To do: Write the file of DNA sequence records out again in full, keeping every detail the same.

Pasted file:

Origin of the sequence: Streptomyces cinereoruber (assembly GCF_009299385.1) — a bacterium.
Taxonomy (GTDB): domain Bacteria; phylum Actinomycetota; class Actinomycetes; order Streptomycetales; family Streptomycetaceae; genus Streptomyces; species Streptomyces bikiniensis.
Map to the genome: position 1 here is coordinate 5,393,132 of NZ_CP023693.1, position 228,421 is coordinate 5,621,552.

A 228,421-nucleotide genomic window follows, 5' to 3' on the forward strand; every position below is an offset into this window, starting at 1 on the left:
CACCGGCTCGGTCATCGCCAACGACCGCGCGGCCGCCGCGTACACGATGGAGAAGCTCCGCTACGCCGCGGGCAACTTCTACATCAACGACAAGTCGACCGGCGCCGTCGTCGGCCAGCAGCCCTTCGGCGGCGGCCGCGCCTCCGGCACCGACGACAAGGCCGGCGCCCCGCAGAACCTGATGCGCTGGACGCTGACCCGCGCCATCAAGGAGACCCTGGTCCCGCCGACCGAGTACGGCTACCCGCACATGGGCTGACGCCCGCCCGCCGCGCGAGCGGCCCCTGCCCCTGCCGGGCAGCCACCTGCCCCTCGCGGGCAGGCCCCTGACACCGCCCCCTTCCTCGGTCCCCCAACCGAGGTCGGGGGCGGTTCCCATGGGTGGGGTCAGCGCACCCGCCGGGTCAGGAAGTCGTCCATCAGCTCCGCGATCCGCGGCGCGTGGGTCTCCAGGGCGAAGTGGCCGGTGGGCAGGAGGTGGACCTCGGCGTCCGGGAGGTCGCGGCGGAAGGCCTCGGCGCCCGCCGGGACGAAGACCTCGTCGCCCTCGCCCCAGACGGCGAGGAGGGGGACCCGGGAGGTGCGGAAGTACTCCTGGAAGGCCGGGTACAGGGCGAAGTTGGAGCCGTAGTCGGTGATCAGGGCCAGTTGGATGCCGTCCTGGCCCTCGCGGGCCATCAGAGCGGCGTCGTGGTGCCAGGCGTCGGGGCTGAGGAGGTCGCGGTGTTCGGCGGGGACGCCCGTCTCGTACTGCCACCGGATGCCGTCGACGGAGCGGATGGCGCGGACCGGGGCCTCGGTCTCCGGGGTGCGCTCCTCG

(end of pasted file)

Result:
Origin of the sequence: Streptomyces cinereoruber (assembly GCF_009299385.1) — a bacterium.
Taxonomy (GTDB): domain Bacteria; phylum Actinomycetota; class Actinomycetes; order Streptomycetales; family Streptomycetaceae; genus Streptomyces; species Streptomyces bikiniensis.
Map to the genome: position 1 here is coordinate 5,393,132 of NZ_CP023693.1, position 228,421 is coordinate 5,621,552.

A 228,421-nucleotide genomic window follows, 5' to 3' on the forward strand; every position below is an offset into this window, starting at 1 on the left:
CACCGGCTCGGTCATCGCCAACGACCGCGCGGCCGCCGCGTACACGATGGAGAAGCTCCGCTACGCCGCGGGCAACTTCTACATCAACGACAAGTCGACCGGCGCCGTCGTCGGCCAGCAGCCCTTCGGCGGCGGCCGCGCCTCCGGCACCGACGACAAGGCCGGCGCCCCGCAGAACCTGATGCGCTGGACGCTGACCCGCGCCATCAAGGAGACCCTGGTCCCGCCGACCGAGTACGGCTACCCGCACATGGGCTGACGCCCGCCCGCCGCGCGAGCGGCCCCTGCCCCTGCCGGGCAGCCACCTGCCCCTCGCGGGCAGGCCCCTGACACCGCCCCCTTCCTCGGTCCCCCAACCGAGGTCGGGGGCGGTTCCCATGGGTGGGGTCAGCGCACCCGCCGGGTCAGGAAGTCGTCCATCAGCTCCGCGATCCGCGGCGCGTGGGTCTCCAGGGCGAAGTGGCCGGTGGGCAGGAGGTGGACCTCGGCGTCCGGGAGGTCGCGGCGGAAGGCCTCGGCGCCCGCCGGGACGAAGACCTCGTCGCCCTCGCCCCAGACGGCGAGGAGGGGGACCCGGGAGGTGCGGAAGTACTCCTGGAAGGCCGGGTACAGGGCGAAGTTGGAGCCGTAGTCGGTGATCAGGGCCAGTTGGATGCCGTCCTGGCCCTCGCGGGCCATCAGAGCGGCGTCGTGGTGCCAGGCGTCGGGGCTGAGGAGGTCGCGGTGTTCGGCGGGGACGCCCGTCTCGTACTGCCACCGGATGCCGTCGACGGAGCGGATGGCGCGGACCGGGGCCTCGGTCTCCGGGGTGCGCTCCTCG